The ribosome is a complex of ribosomal RNA (rRNA) and protein. It is essential for translation.

The ribosome holds the mRNA in place and catalyses the formation of peptide bonds between neighbouring amino acids on the elongating polypeptide chain.

The ribosome is made up of two subunits: the large and the small ribosomal subunits.

The small ribosomal subunit holds the mRNA strand in place, while the large ribosomal subunit forms the peptide bonds between the amino acids.

The large subunit is shown in red, and the small subunit in blue.
The large subunit is shown in red, and the small subunit in blue.

The ribosome has three tRNA binding sites: the E, P and A sites.

  • The growing polypeptide chain is held in place by tRNA at the P site.
  • The A site is where the next amino acid is delivered to the chain by tRNA.
  • The E site is the exit site for tRNA that has given its amino acid to the polypeptide chain.

Firstly, the initiator tRNA enters the P site and the A site is vacant. Then a second tRNA carrying the next amino acid enters the A site.

The ribosome catalyses the bonding of this amino acid to the first, and the imitator tRNA is released from the P site.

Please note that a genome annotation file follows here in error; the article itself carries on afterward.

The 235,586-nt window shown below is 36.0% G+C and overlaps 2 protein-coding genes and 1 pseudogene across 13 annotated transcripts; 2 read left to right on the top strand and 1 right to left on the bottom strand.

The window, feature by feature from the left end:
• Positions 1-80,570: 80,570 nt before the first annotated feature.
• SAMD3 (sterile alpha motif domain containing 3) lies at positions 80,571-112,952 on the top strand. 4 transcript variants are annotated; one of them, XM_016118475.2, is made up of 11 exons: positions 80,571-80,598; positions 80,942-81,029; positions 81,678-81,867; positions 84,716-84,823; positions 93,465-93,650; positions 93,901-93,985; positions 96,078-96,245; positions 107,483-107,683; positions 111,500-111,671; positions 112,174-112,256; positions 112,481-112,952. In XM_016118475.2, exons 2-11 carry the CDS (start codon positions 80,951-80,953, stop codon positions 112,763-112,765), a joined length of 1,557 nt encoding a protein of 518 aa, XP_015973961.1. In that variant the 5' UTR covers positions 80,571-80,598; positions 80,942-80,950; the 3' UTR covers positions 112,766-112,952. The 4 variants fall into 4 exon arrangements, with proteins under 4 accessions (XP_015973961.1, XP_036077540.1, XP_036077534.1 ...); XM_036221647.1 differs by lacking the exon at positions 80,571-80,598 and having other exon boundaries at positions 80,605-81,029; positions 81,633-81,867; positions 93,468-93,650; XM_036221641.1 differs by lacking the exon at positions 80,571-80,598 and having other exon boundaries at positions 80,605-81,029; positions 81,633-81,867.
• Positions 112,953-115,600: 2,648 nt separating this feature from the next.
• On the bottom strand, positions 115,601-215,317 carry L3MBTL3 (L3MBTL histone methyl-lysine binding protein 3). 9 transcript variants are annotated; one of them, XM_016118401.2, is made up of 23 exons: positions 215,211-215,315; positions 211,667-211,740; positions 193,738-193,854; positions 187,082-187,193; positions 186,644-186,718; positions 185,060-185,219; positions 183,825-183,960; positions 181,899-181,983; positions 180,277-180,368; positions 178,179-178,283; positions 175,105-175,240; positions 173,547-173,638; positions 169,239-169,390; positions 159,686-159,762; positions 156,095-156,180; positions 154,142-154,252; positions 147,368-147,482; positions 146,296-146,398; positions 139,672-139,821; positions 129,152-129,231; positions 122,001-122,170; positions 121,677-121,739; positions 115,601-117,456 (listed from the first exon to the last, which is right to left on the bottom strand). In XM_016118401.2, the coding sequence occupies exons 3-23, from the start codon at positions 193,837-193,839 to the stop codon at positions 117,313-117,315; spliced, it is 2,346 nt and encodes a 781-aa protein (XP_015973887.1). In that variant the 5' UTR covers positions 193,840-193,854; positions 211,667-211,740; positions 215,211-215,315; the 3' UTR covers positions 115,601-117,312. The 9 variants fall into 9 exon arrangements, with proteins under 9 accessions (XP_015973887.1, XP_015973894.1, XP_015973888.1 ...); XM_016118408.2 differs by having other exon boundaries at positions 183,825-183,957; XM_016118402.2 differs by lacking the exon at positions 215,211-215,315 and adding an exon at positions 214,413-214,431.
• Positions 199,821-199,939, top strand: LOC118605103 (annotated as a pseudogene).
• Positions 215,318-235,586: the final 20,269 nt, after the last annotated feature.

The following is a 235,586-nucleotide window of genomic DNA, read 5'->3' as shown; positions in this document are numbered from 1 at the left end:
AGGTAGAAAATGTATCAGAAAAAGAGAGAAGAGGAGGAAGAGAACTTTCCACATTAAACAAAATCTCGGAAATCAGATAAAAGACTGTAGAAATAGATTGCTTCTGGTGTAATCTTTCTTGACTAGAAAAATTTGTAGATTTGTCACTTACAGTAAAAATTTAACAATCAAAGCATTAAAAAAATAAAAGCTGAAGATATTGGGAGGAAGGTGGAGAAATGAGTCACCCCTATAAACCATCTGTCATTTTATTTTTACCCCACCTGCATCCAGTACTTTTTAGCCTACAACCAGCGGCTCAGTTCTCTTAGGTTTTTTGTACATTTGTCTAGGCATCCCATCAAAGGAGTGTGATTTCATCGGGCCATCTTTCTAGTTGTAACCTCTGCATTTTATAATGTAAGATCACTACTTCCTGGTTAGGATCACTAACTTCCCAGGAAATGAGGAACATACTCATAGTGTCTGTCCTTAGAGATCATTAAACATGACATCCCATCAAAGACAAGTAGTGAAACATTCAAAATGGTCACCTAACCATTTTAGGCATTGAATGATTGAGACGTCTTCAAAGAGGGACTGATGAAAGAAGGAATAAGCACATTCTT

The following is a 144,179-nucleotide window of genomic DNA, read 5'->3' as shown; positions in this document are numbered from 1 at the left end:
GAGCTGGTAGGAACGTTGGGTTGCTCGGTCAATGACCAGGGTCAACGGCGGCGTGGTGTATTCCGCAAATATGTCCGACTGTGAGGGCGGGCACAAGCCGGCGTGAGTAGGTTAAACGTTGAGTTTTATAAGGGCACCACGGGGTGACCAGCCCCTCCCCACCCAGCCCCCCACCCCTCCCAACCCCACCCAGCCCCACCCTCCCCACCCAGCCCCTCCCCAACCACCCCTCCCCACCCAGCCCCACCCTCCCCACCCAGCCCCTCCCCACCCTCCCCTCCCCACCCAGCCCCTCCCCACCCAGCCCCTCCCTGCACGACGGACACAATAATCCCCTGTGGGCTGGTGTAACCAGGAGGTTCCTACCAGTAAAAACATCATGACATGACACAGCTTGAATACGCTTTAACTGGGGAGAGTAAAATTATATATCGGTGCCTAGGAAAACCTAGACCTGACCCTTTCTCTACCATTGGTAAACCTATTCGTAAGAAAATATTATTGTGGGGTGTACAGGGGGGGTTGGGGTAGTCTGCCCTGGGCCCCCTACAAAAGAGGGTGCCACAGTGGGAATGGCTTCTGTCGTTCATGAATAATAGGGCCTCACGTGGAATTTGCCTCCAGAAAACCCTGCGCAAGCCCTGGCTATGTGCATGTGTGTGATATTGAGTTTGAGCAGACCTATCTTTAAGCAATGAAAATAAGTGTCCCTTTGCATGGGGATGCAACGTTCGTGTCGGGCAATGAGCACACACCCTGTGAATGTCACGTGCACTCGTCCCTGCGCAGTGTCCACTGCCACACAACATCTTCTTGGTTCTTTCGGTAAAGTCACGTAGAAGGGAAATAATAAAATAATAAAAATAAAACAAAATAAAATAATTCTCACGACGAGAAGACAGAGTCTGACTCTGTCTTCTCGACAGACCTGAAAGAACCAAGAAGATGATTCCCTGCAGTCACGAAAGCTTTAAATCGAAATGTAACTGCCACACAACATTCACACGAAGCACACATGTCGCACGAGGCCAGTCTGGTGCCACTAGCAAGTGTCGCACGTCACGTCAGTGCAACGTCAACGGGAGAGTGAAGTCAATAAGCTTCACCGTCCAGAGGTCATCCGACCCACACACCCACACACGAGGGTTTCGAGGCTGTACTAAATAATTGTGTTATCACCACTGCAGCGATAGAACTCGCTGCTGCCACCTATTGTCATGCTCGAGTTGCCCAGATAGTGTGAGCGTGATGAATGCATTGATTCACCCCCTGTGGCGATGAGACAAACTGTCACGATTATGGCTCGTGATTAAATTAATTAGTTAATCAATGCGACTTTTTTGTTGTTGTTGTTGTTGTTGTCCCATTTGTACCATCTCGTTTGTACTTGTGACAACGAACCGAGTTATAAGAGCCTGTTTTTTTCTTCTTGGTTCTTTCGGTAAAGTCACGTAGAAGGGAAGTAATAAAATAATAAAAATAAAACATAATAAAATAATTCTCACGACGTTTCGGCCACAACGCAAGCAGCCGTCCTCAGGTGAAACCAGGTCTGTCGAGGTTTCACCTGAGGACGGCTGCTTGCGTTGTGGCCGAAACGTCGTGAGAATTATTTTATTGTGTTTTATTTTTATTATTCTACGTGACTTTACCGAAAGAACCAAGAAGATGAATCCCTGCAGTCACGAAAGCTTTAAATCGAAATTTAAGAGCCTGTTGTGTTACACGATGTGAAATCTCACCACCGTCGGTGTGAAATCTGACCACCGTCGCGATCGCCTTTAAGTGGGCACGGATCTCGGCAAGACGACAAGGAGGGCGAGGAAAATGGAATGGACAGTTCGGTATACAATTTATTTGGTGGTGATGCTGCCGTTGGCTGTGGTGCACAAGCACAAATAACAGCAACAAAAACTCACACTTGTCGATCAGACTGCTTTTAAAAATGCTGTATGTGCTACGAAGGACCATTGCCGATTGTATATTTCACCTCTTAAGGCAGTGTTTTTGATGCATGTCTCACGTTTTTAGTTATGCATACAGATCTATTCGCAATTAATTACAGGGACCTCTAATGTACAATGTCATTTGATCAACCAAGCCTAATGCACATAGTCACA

Now the second molecule of tRNA moves from the A site to the empty P site and the next tRNA molecule enters the A site.

This process continues, and moves the ribosome towards the 3' end of the mRNA. When a stop codon is reached, the process ends.

Translation produces a chain of amino acids often referred to as a polypeptide. This polypeptide usually needs to be modified before becoming a functional protein.

The polypeptides may combine with others or split into smaller fragments before becoming functional proteins.

Some polypeptides have other molecules added to them, or they may be folded into different shapes.

The functions of proteins are strongly correlated to their shape, so these modifications are vital in the production of enzymes.

The structure of haemoglobin is strongly related to its function. Haemoglobin is formed from four polypeptides and four non-amino acid molecules.
The structure of haemoglobin is strongly related to its function. Haemoglobin is formed from four polypeptides and four non-amino acid molecules.

There are three main types of RNA, each of which serves a different role in protein synthesis.

  • mRNA (messenger RNA) acts like a 'blueprint'. It is complementary to the sequence on a section of DNA. It carries the information about the sequence of amino acids required to build a particular polypeptide.
  • tRNA (transfer RNA) is a clover-shaped RNA molecule. It transfers amino acids to their positions in the polypeptide chain based on the mRNA code.

  • rRNA (ribosomal RNA) is present in ribosomes and aids the synthesis of proteins. The ribosome is where mRNA and tRNA meet. The ribosome catalyses the addition of amino acids to the polypeptide chain.

RNA is involved in protein synthesis through the transcription (copying) of genes on DNA to mRNA and translation (conversion) of the transcribed mRNA into a polypeptide.